Today I was going to release an article around asking if wrestling fans will ever be satisfied by WWE doing more edgy things after the controversy of the Paige comments regarding Reid Flair toward Charlotte in the final segment of Raw this week. I was ready to defend the segment and what was said. But that all changed just mere moments before I was about to finish the final few paragraphs when I saw a news alert that the segment had moved Ric Flair to tears. That's when I decided defending the segment wasn't going to be easy, especially considering I would have thought the segment would have been fully run by Ric and he would have been okay with it. Turns out the story is a little different.
For those who aren't aware of the comment I'm referring to here there was a point toward the end of the segment where Charlotte and Paige were exchanging verbal's. Charlotte had spent time in the promo early on talking about how Paige had been there for her after Reid's death, and I think the real emotion of the moment got to Charlotte and had thrown her off the segment which is to be expected. The segment saw Charlotte tell Paige she was going to fight for her dad and her brother, to which Paige responded "You’re wrong Charlotte, because you’re little brother didn’t have much fight in him did he?!". Fans commented on the segment calling the line disrespectful, thoughtless, tasteless and completely uncalled for.
My original thoughts on the segment before I knew what I know now were there was nothing really wrong with the segment and that Ric and Charlotte would have signed off on it to allow it to go ahead. Fans are regularly calling for WWE to do much edgier things and provide more dramatic content. I understand not everyone is a fan of the companies PG initiative, but it feels like there is a portion of the audience who call for something more edgy like this segment only to complain that the company has gone too far and shouldn't be making things personal. But isn't that the point of making an angle believable? Yes there are limits but I don't personally feel that it was Paige who crossed them. She was just doing her job as the heel to draw heat and isn't the type of person to go out and upset someone intentionally.
When I read originally that Reid and Charlotte's mother was upset with the segment I felt sorry for her but still believed Ric and Charlotte must have signed off on it and maybe should have spoken to her about it. To now learn that Ric didn't know anything about what was going to be said worries me a little, especially given he stated that if he felt he said anything it could not only affect the career of his daughter in WWE, but he feels that he would not have been listened to and his opinion would carry little weight. That brings up some major questions about WWE, creative, the direction of the company and the fact that there is a blatant disconnection between WWE, creative and an ability to remain sensitive to the feelings of others.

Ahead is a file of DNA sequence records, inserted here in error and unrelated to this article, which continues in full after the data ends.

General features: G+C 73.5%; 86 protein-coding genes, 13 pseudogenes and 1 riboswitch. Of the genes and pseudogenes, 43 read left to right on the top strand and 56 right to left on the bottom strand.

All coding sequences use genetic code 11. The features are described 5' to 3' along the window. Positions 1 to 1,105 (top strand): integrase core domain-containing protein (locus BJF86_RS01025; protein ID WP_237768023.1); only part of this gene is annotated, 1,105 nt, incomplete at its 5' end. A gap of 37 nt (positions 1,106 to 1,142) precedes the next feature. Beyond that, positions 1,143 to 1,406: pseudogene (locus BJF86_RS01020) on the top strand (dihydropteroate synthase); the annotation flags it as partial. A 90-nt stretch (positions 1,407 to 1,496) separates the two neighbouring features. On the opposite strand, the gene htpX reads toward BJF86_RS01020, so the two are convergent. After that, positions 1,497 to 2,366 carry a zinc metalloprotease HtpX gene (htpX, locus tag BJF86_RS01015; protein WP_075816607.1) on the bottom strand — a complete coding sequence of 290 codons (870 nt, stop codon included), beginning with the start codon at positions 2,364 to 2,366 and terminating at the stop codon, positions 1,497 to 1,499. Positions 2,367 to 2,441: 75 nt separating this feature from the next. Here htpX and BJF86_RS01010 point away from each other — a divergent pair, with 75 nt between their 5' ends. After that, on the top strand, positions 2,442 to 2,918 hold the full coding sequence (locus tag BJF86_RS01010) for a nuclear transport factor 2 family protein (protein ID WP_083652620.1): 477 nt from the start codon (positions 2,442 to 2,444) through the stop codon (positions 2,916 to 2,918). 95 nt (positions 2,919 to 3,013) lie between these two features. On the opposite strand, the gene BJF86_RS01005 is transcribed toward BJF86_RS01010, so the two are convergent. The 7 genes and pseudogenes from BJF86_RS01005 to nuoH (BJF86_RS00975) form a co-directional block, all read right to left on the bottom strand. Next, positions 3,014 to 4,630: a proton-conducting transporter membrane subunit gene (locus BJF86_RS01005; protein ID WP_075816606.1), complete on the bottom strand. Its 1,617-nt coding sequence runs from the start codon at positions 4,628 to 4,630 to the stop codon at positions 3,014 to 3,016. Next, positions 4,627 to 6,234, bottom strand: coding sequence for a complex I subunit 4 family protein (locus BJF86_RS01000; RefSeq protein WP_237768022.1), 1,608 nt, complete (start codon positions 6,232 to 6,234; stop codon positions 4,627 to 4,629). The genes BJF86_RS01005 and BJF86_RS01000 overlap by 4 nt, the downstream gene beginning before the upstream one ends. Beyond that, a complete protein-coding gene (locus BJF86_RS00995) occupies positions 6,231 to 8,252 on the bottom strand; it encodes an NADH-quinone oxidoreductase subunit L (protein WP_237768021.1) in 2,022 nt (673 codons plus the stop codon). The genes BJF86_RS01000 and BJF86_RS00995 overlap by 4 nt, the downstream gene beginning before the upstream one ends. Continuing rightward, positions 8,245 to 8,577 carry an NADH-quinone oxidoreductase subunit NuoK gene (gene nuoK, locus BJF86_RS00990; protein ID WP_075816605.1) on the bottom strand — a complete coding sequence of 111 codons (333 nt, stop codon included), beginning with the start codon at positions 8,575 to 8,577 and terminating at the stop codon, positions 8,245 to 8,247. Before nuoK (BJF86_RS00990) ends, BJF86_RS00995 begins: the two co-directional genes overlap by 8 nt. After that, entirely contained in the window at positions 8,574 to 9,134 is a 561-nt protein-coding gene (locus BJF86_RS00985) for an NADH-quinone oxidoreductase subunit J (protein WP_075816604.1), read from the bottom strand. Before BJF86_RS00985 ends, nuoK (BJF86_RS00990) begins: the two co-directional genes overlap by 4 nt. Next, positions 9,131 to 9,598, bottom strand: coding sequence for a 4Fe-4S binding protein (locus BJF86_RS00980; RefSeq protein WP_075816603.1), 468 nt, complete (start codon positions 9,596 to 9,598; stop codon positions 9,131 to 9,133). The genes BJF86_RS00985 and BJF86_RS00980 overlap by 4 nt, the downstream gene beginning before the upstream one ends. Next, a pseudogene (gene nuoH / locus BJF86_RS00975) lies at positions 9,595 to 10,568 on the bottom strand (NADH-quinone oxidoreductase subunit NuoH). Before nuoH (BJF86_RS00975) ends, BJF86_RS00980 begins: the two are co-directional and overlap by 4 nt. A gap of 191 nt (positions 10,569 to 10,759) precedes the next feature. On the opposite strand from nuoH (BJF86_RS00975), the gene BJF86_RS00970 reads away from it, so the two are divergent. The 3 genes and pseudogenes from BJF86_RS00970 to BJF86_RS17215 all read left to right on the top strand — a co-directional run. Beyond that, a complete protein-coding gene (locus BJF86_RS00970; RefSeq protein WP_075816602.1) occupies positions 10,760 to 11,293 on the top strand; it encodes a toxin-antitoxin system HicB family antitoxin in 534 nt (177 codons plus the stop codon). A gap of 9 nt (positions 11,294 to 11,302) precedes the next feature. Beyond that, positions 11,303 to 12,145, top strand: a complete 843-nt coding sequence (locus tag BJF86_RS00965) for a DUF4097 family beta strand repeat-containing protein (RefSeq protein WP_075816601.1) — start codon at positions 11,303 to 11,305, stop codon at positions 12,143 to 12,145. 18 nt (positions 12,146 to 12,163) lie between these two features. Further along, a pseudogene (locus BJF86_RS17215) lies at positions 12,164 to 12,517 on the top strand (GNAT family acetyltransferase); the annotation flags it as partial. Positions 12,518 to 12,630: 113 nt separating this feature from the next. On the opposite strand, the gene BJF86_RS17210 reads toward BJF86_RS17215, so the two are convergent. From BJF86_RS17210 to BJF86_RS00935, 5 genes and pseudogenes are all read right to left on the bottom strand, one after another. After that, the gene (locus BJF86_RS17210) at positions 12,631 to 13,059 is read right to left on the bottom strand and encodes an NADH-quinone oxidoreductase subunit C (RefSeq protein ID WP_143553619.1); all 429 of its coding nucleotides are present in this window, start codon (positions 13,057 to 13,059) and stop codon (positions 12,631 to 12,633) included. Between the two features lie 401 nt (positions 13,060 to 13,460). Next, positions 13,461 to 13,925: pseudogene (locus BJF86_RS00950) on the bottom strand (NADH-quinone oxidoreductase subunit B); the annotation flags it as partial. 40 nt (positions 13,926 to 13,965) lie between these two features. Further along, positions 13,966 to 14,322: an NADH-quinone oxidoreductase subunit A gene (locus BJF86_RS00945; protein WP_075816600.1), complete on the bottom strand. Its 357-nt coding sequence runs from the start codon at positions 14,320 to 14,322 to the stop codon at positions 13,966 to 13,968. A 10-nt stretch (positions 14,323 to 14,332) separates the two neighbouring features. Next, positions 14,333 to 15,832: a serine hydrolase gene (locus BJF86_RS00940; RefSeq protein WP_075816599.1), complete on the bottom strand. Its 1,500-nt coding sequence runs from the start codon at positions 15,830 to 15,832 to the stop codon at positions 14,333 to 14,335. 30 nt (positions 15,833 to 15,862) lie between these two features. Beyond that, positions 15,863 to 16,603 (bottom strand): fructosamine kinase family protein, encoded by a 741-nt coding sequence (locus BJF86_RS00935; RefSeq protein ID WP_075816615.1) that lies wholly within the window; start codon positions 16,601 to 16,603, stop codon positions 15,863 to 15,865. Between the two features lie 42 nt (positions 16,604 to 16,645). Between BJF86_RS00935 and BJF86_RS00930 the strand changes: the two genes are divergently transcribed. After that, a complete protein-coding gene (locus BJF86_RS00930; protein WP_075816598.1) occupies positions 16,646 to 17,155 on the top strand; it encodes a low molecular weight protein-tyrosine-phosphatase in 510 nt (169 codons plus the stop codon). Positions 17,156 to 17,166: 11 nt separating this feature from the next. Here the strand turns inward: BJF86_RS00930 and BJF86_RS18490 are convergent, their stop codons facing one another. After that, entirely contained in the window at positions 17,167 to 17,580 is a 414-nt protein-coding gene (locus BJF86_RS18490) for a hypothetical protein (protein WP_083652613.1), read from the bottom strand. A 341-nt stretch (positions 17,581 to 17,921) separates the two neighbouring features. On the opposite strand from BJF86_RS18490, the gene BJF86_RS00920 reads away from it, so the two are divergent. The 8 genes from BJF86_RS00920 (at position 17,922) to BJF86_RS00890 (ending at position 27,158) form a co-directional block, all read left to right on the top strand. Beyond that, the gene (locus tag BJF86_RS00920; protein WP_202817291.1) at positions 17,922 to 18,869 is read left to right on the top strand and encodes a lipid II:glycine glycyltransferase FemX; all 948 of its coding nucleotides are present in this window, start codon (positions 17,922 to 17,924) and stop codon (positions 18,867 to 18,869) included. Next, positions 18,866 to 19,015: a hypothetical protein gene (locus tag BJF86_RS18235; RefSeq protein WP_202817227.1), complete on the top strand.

To say Ric Flair feels his opinion carries no weight on such a sensitive and personal subject and that he was worried about the effect anything he said could have an effect on his daughter's career is incredibly disturbing and concerning. Does that mean that WWE would go there no matter what? After all, the tragic death of Reid Flair would have affected Ric deeply and I think if someone doesn't feel comfortable with something then they should be able to voice their opinion without the fear of repercussion on them or someone close to them. To seemingly not care on WWE's part about the effects such actions and comments can have on someone as a human being raises questions about other controversial angles they have run such as CM Punk and the Undertaker in 2013 when Punk covered himself and Undertaker in ashes that many fans felt was a disrespectful move toward Paul Bearer, despite claims the segment was cleared by Bearer's children. The question has to be asked was this really the case? Or did WWE go ahead with the segment despite objections? We'll never 100% know but it does raise some interesting food for thought.
What I think this whole situation sets up is really a questioning of WWE's strategy around how far they should go when blurring the realms of fiction and reality. Yes we are all affected by personal tragedies such as the accidental death of a loved one and you can't wrap everyone up in cotton wool to protect them from everything. But there needs to be a clear sign off policy from those most affected by events that are going to be mentioned in any kind of story so that news of a legend like Ric Flair breaking down in a flood of tears and not having a clue what was going to happen simply cannot continue to be a situation we ever have to hear about again. Bravo to WWE for doing something edgy but this really does truly raise the question of how far is too far? I think in instances where there isn't complete sign off on something from all affected or involved we have our answer.
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